Link Found Between Gum Disease and Esophageal Cancer
The bacteria porphyromonas gingivalis is found in 61% of patients with esophageal squamous cell carcinoma.
A connection has been found between a bacteria that causes gum disease and esophageal squamous cell carcinoma (ESCC).
In fact, the bacteria porphyromonas gingivalis is found in 61% of patients with ESCC.
"These findings provide the first direct evidence that P. gingivalis infection could be a novel risk factor for ESCC, and may also serve as a prognostic biomarker for this type of cancer," said researcher Huizhi Wang, MD, PhD. "These data, if confirmed, indicate that eradication of a common oral pathogen may contribute to a reduction in the significant number of people suffering with ESCC."
The study, published in Infectious Agents and Cancer, took tissue samples from 100 patients with ESCC and 30 normal controls.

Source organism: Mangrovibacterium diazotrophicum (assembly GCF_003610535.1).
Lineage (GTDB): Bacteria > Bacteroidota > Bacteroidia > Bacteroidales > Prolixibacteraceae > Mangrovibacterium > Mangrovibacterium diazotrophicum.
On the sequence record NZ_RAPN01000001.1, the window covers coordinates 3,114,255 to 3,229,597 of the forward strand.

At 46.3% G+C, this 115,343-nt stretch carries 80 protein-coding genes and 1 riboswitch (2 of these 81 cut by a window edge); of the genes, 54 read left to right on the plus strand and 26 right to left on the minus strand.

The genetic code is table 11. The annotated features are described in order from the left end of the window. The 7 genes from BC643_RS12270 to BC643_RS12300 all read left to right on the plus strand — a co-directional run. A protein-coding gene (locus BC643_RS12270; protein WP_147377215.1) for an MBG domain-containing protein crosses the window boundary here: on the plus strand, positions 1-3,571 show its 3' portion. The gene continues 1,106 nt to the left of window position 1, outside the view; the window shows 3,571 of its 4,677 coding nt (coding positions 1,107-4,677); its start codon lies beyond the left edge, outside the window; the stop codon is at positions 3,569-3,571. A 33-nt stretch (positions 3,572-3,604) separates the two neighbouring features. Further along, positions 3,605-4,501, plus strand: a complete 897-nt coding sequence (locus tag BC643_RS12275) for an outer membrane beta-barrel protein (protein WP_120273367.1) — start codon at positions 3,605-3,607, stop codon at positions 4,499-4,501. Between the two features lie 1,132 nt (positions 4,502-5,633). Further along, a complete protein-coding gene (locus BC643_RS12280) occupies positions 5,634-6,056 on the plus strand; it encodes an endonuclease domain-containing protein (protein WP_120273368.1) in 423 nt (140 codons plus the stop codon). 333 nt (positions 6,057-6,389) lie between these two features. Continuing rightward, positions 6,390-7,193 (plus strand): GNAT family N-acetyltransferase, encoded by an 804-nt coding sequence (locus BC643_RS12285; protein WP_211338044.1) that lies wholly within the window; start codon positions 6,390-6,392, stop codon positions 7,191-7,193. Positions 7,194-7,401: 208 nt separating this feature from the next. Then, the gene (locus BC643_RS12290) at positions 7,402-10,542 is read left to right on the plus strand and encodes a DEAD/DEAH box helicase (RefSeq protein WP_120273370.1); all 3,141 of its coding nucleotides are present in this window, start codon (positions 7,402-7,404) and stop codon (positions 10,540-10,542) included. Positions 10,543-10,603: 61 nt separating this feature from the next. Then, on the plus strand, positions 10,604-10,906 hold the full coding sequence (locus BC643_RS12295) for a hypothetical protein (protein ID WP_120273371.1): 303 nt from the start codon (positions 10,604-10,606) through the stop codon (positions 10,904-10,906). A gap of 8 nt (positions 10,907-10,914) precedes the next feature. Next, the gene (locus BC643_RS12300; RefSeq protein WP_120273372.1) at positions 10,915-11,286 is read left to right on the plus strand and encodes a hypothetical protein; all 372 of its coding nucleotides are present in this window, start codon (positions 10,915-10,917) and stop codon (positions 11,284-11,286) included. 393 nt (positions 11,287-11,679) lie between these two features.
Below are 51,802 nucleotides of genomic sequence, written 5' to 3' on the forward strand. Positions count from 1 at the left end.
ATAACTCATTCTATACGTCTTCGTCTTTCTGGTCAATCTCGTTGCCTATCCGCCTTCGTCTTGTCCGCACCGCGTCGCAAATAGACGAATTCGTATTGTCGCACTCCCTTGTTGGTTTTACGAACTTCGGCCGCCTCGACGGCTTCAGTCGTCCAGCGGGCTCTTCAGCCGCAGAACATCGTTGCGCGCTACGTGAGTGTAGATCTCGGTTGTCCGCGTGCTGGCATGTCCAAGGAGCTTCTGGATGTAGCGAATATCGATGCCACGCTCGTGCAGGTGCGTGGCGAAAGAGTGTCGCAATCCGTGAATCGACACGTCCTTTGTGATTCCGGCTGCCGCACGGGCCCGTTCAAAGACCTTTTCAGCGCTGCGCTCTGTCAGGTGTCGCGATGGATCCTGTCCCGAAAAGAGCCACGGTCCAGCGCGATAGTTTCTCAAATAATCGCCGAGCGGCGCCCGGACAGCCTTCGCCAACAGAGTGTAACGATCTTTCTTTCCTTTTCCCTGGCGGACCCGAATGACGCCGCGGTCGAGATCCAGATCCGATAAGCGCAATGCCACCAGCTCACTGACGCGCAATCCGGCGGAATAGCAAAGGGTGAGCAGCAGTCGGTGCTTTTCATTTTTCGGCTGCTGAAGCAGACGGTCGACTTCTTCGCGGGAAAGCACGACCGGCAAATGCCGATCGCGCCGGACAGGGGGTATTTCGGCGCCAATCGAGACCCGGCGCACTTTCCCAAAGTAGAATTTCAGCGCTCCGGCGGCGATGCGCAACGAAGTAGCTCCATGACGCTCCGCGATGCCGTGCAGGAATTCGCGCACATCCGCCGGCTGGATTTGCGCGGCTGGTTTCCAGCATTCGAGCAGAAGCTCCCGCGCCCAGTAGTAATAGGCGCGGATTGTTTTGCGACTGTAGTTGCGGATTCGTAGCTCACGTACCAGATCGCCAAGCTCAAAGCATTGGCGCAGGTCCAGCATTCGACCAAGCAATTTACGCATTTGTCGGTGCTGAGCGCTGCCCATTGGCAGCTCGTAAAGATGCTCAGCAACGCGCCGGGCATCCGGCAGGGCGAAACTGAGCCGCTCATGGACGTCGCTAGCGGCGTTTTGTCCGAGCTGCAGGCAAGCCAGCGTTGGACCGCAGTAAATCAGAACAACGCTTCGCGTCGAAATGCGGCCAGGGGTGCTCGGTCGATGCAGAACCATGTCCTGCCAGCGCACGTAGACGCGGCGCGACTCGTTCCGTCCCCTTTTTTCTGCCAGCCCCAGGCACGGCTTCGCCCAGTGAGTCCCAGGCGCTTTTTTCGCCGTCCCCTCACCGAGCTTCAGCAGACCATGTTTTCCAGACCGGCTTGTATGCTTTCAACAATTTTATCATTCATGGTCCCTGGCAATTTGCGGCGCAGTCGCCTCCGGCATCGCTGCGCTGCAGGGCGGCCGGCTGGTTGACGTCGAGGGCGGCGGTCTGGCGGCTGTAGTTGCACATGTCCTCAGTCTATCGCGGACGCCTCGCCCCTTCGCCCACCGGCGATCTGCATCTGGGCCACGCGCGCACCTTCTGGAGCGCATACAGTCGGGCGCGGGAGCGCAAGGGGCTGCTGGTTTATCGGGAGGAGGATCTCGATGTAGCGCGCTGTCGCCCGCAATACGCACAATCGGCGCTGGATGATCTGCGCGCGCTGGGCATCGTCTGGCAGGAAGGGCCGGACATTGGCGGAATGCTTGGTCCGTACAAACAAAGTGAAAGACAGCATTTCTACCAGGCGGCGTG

Researchers tested the samples to measure the expression of lysine-gingipain — an enzyme unique to P. gingivalis – and the bacterial cell DNA in the esophageal tissues.
The results of the study showed that the bacteria distinguishing enzyme and DNA were higher in the cancerous tissue than the surrounding tissue in the control sites. Furthermore, P. gingivalis had a correlation with other factors such as metastasis, cancer cell differentiation, and overall survival rate.
Researchers believe this is because ESCC cells are preferred area for P. gingivalis to thrive, which could make destroying the cells easier for researchers with the use of genetic technology, or it could be that P. gingivalis helps esophageal cancer develop.
"Should P. gingivalis prove to cause ESCC, the implications are enormous," Wang said. "It would suggest that improving oral hygiene may reduce ESCC risk; screening for P. gingivalis in dental plaque may identify susceptible subjects; and using antibiotics or other anti-bacterial strategies may prevent ESCC progression."